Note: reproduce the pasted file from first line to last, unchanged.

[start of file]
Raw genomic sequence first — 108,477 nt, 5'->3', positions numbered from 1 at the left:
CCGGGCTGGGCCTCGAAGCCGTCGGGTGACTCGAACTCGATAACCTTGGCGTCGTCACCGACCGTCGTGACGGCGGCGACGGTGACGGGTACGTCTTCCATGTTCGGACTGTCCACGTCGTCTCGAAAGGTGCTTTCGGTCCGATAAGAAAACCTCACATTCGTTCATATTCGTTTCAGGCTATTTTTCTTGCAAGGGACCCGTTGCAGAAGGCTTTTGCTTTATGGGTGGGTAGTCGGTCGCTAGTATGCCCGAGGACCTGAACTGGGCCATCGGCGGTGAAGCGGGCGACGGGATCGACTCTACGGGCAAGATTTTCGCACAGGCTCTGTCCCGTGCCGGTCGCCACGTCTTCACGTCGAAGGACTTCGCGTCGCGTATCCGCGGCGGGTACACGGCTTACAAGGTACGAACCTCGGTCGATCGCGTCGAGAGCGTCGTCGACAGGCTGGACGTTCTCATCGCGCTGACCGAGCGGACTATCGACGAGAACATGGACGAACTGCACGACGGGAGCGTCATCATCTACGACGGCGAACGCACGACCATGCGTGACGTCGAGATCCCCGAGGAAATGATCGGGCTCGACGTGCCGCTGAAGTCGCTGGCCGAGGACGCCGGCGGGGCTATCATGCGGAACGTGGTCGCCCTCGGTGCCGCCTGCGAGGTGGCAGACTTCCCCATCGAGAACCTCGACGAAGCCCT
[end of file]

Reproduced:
Raw genomic sequence first — 108,477 nt, 5'->3', positions numbered from 1 at the left:
CCGGGCTGGGCCTCGAAGCCGTCGGGTGACTCGAACTCGATAACCTTGGCGTCGTCACCGACCGTCGTGACGGCGGCGACGGTGACGGGTACGTCTTCCATGTTCGGACTGTCCACGTCGTCTCGAAAGGTGCTTTCGGTCCGATAAGAAAACCTCACATTCGTTCATATTCGTTTCAGGCTATTTTTCTTGCAAGGGACCCGTTGCAGAAGGCTTTTGCTTTATGGGTGGGTAGTCGGTCGCTAGTATGCCCGAGGACCTGAACTGGGCCATCGGCGGTGAAGCGGGCGACGGGATCGACTCTACGGGCAAGATTTTCGCACAGGCTCTGTCCCGTGCCGGTCGCCACGTCTTCACGTCGAAGGACTTCGCGTCGCGTATCCGCGGCGGGTACACGGCTTACAAGGTACGAACCTCGGTCGATCGCGTCGAGAGCGTCGTCGACAGGCTGGACGTTCTCATCGCGCTGACCGAGCGGACTATCGACGAGAACATGGACGAACTGCACGACGGGAGCGTCATCATCTACGACGGCGAACGCACGACCATGCGTGACGTCGAGATCCCCGAGGAAATGATCGGGCTCGACGTGCCGCTGAAGTCGCTGGCCGAGGACGCCGGCGGGGCTATCATGCGGAACGTGGTCGCCCTCGGTGCCGCCTGCGAGGTGGCAGACTTCCCCATCGAGAACCTCGACGAAGCCCT